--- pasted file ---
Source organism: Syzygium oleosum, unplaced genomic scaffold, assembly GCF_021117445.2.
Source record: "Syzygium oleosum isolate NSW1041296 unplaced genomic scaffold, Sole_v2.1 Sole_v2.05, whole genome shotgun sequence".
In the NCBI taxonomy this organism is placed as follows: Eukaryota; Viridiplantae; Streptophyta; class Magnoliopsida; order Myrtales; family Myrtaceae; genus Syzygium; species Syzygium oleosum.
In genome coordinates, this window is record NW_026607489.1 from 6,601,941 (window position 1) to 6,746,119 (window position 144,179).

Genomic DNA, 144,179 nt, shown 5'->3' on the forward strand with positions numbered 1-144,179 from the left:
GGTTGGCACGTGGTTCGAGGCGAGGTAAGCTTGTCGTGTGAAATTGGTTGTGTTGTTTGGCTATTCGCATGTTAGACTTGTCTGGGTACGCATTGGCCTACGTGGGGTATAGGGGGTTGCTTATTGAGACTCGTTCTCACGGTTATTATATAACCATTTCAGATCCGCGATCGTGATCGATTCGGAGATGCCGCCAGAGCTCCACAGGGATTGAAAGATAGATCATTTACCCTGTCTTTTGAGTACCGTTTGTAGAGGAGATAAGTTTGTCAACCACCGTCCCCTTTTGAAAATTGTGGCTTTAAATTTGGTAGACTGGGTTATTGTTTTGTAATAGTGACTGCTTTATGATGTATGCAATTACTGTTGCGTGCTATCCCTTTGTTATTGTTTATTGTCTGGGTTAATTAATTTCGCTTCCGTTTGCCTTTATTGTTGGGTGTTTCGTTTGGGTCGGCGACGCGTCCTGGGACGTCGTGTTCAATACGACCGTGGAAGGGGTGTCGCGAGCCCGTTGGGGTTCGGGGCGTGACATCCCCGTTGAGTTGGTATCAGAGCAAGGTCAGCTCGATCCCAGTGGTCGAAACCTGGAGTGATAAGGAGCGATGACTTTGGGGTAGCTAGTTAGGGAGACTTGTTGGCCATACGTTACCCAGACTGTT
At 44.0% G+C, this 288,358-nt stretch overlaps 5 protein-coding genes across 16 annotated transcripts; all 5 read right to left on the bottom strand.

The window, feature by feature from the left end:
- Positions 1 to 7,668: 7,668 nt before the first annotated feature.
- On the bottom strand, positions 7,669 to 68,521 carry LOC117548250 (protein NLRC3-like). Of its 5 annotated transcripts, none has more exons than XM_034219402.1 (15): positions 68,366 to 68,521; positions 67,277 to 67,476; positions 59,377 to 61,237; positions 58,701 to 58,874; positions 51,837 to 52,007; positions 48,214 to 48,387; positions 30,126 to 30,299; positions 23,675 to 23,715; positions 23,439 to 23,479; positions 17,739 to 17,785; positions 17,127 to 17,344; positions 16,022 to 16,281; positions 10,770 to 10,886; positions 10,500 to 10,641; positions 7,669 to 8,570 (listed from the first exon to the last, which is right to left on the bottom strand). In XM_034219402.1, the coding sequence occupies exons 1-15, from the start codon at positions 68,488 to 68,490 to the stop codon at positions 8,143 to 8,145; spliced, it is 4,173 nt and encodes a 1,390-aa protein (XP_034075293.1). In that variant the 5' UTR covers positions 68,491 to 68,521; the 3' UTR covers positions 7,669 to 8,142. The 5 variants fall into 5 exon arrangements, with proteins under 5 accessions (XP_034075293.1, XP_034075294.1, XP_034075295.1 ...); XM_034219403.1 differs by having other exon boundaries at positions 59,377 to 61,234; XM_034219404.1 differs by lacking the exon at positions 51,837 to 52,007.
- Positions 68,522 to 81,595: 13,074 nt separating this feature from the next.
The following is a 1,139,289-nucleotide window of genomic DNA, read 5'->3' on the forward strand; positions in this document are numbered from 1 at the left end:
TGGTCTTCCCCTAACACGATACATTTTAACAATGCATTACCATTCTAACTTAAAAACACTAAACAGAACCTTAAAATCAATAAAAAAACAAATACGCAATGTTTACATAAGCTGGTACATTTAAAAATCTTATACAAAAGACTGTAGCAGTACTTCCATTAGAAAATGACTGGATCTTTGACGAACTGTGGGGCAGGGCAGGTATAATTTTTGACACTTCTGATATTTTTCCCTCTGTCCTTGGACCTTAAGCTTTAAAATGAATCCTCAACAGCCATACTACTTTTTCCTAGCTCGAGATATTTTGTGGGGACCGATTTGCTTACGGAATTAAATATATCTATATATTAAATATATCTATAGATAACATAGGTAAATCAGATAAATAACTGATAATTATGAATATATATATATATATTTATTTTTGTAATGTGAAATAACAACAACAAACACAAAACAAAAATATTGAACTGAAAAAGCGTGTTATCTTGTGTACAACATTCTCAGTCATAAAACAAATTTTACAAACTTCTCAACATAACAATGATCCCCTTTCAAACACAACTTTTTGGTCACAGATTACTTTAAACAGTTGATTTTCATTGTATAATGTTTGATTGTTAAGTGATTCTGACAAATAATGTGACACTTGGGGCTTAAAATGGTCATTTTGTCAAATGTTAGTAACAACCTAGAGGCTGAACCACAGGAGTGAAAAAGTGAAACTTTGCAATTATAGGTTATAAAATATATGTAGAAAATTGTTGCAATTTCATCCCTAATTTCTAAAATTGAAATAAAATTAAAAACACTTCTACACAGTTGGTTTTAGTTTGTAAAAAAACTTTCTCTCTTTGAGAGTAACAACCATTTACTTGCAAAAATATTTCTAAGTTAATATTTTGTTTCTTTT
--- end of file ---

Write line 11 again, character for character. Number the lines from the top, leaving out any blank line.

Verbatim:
- Positions 68,522 to 81,595: 13,074 nt separating this feature from the next.